Going the distance: Brain cells for 3-D vision discovered

Going the distance: Brain cells for 3D vision discovered
3D neuron captured under a microscope. Credit: Newcastle University, UK

In stunning images captured under the microscope for the first time, the neurons were found in praying mantises. The work is published in Nature Communications today.

In a specially-designed insect cinema, the mantises were fitted with 3-D glasses and shown 3-D movies of simulated bugs while their was monitored. When the image of the bug came into striking range for a predatory attack, scientist Dr. Ronny Rosner was able to record the activity of individual .

Dr. Rosner, Research Associate in the Institute of Neuroscience at Newcastle University, is lead author of the paper. He said: "This helps us answer how insects achieve surprisingly complex behaviour with such tiny brains and understanding this can help us develop simpler algorithms to develop better robot and ."

The "3-D neurons"

Praying mantises use 3-D perception, scientifically known as stereopsis, for hunting. By using the disparity between the two retinas they are able to compute distances and trigger a strike of their forelegs when prey is within reach.The neurons recorded were stained, revealing their shape which allowed the team to identify four classes of neuron likely to be involved in mantis stereopsis.

The images captured using a powerful microscope show the dendritic tree of a nerve cell—where the nerve cell receives inputs from the rest of the —believed to enable this behaviour.

Going the distance: Brain cells for 3D vision discovered
Praying mantis wearing tiny 3D glasses. Credit: Newcastle University, UK

Dr. Rosner explains: "Despite their tiny size, mantis brains contain a surprising number of neurons which seem specialised for 3-D . This suggests that mantis depth perception is more complex than we thought. And while these neurons compute distance, we still don't know how exactly.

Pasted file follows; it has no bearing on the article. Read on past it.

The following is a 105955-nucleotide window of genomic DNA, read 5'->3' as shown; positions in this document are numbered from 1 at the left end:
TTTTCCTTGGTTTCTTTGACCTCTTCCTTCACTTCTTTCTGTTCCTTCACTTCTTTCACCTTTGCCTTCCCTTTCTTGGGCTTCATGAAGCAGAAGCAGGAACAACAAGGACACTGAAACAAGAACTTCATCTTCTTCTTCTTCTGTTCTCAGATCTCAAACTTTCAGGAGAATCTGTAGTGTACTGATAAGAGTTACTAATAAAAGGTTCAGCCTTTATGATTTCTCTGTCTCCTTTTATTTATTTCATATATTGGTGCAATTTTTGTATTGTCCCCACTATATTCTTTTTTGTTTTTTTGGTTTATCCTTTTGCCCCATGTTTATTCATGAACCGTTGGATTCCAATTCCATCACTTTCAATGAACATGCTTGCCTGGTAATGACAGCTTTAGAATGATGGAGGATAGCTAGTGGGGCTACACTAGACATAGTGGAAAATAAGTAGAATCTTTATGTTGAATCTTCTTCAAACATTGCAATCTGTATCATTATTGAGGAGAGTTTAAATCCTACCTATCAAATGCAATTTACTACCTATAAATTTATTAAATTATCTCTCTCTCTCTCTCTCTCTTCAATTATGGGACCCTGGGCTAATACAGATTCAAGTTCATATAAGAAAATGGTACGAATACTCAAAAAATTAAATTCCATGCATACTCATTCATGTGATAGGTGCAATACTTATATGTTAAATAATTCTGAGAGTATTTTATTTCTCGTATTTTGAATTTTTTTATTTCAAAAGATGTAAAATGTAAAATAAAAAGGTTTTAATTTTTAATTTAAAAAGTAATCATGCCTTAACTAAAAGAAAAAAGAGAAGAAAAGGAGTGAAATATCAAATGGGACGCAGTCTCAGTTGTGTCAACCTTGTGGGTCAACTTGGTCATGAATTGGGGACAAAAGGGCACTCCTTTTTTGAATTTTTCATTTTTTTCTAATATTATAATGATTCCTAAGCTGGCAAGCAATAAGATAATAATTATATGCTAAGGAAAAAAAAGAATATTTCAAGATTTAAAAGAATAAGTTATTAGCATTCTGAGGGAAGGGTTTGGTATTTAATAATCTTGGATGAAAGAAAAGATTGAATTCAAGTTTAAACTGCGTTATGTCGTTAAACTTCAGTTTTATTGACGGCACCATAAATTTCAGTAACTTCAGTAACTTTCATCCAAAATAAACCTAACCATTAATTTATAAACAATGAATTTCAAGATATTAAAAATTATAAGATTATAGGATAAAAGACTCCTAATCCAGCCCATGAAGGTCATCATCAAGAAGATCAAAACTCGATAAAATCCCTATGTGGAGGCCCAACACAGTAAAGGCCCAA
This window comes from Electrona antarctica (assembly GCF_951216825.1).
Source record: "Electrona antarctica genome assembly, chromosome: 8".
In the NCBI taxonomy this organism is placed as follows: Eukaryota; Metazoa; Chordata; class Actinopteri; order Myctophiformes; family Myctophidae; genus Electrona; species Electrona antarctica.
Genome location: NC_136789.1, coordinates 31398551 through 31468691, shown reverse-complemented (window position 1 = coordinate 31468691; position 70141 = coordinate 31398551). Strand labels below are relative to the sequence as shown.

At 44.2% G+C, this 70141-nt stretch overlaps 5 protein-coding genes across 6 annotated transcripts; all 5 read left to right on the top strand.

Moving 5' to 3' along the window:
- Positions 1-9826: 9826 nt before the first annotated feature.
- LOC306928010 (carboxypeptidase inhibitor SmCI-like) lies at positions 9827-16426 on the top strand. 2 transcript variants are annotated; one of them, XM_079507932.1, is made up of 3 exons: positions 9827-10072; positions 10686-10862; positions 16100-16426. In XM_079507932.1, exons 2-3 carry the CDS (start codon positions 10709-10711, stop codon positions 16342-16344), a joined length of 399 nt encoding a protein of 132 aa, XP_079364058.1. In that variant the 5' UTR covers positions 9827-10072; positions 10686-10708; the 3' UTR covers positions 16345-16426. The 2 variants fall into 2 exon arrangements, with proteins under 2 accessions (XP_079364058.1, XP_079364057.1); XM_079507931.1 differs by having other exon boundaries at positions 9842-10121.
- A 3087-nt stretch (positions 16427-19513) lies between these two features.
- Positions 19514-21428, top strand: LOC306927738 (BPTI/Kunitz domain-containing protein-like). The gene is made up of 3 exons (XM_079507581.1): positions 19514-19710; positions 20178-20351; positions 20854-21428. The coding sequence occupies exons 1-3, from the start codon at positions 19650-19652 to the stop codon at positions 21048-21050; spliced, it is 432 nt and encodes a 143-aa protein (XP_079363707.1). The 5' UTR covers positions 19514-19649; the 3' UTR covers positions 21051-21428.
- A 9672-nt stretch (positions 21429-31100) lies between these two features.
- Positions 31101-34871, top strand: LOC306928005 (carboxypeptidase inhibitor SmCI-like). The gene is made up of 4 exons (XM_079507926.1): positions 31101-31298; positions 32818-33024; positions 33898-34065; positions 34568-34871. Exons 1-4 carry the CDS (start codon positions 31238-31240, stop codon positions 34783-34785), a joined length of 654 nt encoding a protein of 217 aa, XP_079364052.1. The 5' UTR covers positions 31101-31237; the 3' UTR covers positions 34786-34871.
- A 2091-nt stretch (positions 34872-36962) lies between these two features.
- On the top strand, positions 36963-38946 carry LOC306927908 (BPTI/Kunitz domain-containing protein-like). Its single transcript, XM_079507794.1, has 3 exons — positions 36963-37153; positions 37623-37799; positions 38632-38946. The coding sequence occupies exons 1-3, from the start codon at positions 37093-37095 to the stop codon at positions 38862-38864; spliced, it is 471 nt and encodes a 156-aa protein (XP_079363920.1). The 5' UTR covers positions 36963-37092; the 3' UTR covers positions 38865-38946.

"Even so, as theirs are so much smaller than our own brains, we hope mantises can help us develop simpler algorithms for machine vision."

The wider research programme which is funded by the Leverhulme Trust, is led by Professor Jenny Read, professor of Vision Science at Newcastle University. She says: "In some ways, the properties in the mantises are similar to what we see in the visual cortex of primates. When we see two very have independently evolved similar solutions like this, we know this must be a really good way of solving 3-D vision.

"But we've also found some feedback loops within the 3-D vision circuit which haven't previously been reported in vertebrates. Our 3-D vision may well include similar , but they are much easier to identify in a less complex insect brain and this provides us with new avenues to explore."

It's the first time that anyone has identified specific neuron types in the brain of an invertebrate which are tuned to locations in 3-D space.

The Newcastle team intend to further develop their research to better understand the computation of the relatively simple brain of the praying mantis with the aim of developing simpler algorithms for machine and robot vision.

More information: A neuronal correlate of insect stereopsis. Ronny Rosner, Joss von Hadeln, Ghaith Tarawneh, Jenny C.A. Read. Nature Communications. DOI: 10.1038/s41467-019-10721-z

Journal information: Nature Communications
Citation: Going the distance: Brain cells for 3-D vision discovered (2019, June 28) retrieved 18 May 2024 from https://medicalxpress.com/news/2019-06-distance-brain-cells-d-vision.html
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